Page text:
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SteveBell wrote:

Nope ... "hay" has nutritional value and is used for fodder, "straw" very little nutritional value and is primarily used for bedding.
http://extension.osu.edu/~news/story.php?id 1
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"Swingman" wote:

Glad to see you used The Ohio State University as a source<G>.
Lew
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SteveBell wrote:
... snip

Umm, no. Straw bales are typically wheat straw after threshing, that much is true. Hay, however, is feed that includes green dried plants such as alfalfa, clover, timothy, bermuda, and other grasses. One can say that grains with the head intact could technically be included as "hay", but I've never heard that usage unless the grain was cut green before fully maturing.
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Which is sometimes done. When a field is newly seeded with alfalfa, the plants need some protection from the sun for the first two or three months until they're well established. It's common to sow oats along with the alfalfa seed; the oats sprout earlier and grow faster, providing modest shade to the alfalfa seedlings. By the time the alfalfa is ready to cut and bale, the oats have not yet matured and so they get mown green, with immature grain heads, and raked and baled along with the alfalfa. The result is called "oats hay." And if you're planning to store it in a barn for more than a few months, you'd better have a *lot* of cats, because you're going to have a lot of mice. DAMHIKT.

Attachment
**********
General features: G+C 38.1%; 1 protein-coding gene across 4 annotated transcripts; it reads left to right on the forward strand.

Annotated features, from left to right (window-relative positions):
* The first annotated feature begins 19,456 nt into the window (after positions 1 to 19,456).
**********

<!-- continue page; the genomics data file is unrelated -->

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Doug Miller wrote:

Out here in wheat country it's common practice to bale wheat if have had significant hail damage or a late freeze so it won't make enough grain to make worth going to harvest. Or, will also pasture past jointing time with intent of baling for feed to get thru until other feed is available in spring.